• Be cautious of the information you post on MySpace, Facebook, Twitter or any internet blogs. Despite the best security measures, there is a risk that information you upload to the internet could be retrieved or accessed and then used against you. With this in mind, you should be aware of the information, documents and photographs that you upload and post onto these websites and even may consider taking some of these down

  7. Ensure you have access to some funds
  8. Whether you do this and the amount that you should secure depends upon your individual circumstances, however in most cases it is prudent and appropriate to secure a sum of money (being funds from your own sources or joint sources) which gives you some security in order to meet likely expenses such as obtaining initial legal advice (the amount depends on your circumstances but an amount of at least $5,000 for this would be sensible), setting up new accommodation (bond, first month’s rent, utility establishment costs, an amount to restock the pantry etc) and an extra amount as a safeguard for unexpected costs.

  9. Consider making changes to your banking
  10. First, consider changing your internet banking password. Second, have a look at your accounts. Do you have a credit card/s which are primarily in your name and your former partner is the secondary card holder? If so, consider using joint funds now to pay off the debt and then cancelling his secondary card. Do you have a joint loan facility which is not fully drawn (ie: there is still the option for one of you to draw extra funds on the loan?) Consider directing the bank that no further draws are to be made on the loan without joint authority. Do you have a savings/access type account in to which your salary/income is paid and to which your former partner has access? Consider making changes to ensure he will no longer have that access.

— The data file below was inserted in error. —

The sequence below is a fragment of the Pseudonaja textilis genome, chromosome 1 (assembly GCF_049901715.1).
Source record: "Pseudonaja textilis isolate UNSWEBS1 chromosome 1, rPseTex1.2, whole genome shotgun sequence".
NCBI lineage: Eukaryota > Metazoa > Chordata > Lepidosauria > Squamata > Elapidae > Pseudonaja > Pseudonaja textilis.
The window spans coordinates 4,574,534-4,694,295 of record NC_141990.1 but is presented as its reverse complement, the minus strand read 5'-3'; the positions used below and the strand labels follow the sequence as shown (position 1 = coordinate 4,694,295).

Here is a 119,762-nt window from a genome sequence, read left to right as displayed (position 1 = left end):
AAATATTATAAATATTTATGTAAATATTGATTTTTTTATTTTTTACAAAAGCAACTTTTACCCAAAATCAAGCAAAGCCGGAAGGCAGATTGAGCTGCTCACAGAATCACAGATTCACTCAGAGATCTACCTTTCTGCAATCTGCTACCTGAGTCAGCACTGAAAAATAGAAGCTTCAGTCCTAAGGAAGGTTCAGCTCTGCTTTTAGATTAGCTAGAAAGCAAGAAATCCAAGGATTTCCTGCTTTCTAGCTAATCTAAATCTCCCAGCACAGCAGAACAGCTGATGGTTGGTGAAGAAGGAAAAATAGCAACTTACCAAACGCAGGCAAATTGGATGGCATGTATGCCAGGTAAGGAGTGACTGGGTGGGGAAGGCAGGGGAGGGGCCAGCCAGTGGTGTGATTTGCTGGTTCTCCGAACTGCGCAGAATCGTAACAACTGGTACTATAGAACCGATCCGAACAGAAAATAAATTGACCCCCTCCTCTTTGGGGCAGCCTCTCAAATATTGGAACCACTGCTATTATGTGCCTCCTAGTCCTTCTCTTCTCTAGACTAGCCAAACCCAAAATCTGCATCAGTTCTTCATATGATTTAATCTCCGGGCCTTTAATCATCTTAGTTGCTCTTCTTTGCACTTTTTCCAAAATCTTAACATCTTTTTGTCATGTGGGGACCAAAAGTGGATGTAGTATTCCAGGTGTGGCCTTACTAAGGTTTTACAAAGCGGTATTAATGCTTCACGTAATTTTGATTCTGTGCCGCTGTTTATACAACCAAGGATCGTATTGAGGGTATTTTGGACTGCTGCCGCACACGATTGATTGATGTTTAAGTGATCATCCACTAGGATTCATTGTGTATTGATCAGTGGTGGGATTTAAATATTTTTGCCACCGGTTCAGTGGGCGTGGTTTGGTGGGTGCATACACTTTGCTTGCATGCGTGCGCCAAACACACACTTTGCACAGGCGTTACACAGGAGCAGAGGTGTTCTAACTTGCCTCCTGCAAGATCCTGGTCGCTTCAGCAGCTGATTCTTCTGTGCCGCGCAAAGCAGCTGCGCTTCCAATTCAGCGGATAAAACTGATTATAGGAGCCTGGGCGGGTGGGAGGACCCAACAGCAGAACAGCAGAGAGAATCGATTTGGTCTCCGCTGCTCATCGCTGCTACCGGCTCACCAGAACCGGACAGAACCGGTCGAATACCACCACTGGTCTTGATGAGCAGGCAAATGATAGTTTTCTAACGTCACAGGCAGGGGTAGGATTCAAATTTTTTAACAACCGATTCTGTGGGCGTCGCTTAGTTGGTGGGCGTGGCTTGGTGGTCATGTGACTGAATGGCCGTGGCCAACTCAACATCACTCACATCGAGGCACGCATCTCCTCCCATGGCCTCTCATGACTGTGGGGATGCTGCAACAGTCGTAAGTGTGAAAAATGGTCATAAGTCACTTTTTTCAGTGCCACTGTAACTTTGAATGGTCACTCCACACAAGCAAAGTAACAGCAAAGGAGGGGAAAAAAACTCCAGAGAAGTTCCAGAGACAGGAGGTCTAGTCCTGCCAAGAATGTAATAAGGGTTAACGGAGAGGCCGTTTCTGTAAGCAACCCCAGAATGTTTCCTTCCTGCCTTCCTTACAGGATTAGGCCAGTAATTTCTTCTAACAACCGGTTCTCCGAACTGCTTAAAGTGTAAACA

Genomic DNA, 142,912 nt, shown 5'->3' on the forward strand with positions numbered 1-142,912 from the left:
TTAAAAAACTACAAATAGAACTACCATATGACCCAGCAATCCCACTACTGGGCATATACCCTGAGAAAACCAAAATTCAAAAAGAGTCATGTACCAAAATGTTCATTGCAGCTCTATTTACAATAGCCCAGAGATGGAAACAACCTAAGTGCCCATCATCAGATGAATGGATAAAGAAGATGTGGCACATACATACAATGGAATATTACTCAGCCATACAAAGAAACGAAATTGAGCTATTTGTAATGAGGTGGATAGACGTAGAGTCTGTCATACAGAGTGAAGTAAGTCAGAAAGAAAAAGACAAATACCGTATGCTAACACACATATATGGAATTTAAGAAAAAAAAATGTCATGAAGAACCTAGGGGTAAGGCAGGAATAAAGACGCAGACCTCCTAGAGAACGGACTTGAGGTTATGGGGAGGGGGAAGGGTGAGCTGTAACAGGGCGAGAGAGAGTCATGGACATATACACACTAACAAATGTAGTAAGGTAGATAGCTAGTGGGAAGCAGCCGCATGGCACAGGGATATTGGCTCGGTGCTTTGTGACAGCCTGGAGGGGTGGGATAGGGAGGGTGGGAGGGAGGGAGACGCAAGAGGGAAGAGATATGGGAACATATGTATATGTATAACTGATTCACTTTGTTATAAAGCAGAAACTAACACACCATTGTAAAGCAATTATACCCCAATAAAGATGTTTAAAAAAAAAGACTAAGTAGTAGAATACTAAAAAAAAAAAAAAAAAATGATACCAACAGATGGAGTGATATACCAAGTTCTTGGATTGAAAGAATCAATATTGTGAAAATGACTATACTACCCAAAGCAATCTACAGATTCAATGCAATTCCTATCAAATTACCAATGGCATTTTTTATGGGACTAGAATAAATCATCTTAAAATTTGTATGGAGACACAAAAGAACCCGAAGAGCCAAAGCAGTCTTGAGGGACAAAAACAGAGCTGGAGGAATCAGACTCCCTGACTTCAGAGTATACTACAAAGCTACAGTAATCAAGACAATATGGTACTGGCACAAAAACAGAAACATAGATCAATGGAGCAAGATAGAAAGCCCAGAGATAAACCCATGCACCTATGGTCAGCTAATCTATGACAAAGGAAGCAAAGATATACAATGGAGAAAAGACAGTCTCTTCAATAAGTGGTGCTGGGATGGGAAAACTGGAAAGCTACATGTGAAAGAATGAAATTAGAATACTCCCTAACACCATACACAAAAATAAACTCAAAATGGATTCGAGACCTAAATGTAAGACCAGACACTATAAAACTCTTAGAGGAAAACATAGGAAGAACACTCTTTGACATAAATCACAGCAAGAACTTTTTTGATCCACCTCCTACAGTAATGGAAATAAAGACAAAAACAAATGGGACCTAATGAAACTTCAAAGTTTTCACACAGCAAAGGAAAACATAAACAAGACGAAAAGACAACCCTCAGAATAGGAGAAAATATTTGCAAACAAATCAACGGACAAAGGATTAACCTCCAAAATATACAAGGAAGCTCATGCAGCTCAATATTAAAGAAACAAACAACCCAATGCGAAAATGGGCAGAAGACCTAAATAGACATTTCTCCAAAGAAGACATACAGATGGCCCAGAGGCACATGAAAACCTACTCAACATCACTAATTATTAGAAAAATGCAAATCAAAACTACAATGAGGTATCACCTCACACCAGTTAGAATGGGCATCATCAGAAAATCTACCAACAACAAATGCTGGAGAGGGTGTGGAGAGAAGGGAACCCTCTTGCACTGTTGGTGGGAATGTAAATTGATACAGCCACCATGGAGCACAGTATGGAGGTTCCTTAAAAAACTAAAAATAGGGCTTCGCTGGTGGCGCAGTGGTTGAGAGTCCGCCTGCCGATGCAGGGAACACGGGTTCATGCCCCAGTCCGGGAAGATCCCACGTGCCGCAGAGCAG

11. Secure or take your documents
  12. Collect together and take or secure your important documents including:

    • Your income tax returns and assessments
    • Your payslips and group certificates
    • Your hard-copy bank statements
    • Your superannuation documents
    • Your loan documents
    • Any documents relating to any business, partnership, company or trust (trust deeds, partnership agreements, business contracts, financial statements, tax returns, letters from accountants)
    • Your insurance documents
    • Registration and ownership documents for cars, boats, other vehicles
    • Documents detailing the historical purchase and sale of important assets (eg: properties)
    • Any documents that can verify the assets, liabilities and superannuation that you had at the commencement of your relationship
    • Any documents that can verify the assets, liabilities and superannuation that you have at the present time
    • Your CV
    • Your tertiary and/or professional qualification documents
    • Your Will and Power of Attorney
  13. Make copies of his important documents
  14. Make copies of all of his documents from the list above.

  15. Secure or take any small items of importance
  16. The family law system is not properly designed to deal with the minor intricacies of people’s lives. That means that whilst ‘big picture’ items such as houses, cars and superannuation can easily be addressed in the court’s jurisdiction, it is time-consuming and inefficient to try and divvy up the ‘minor’ items such as photo albums, sentimentally significant items of low value (tea sets, small inherited items, or small items of a personal nature), jewellery. Securing these items now will avoid the need to have to chase them down at a later time. It does not mean that you will not need to account for their value in a property division (or in the case of photos, allow your former partner to take copies) but at least they are in your possession and control and you know they will not be ‘lost’ or ‘misplaced’.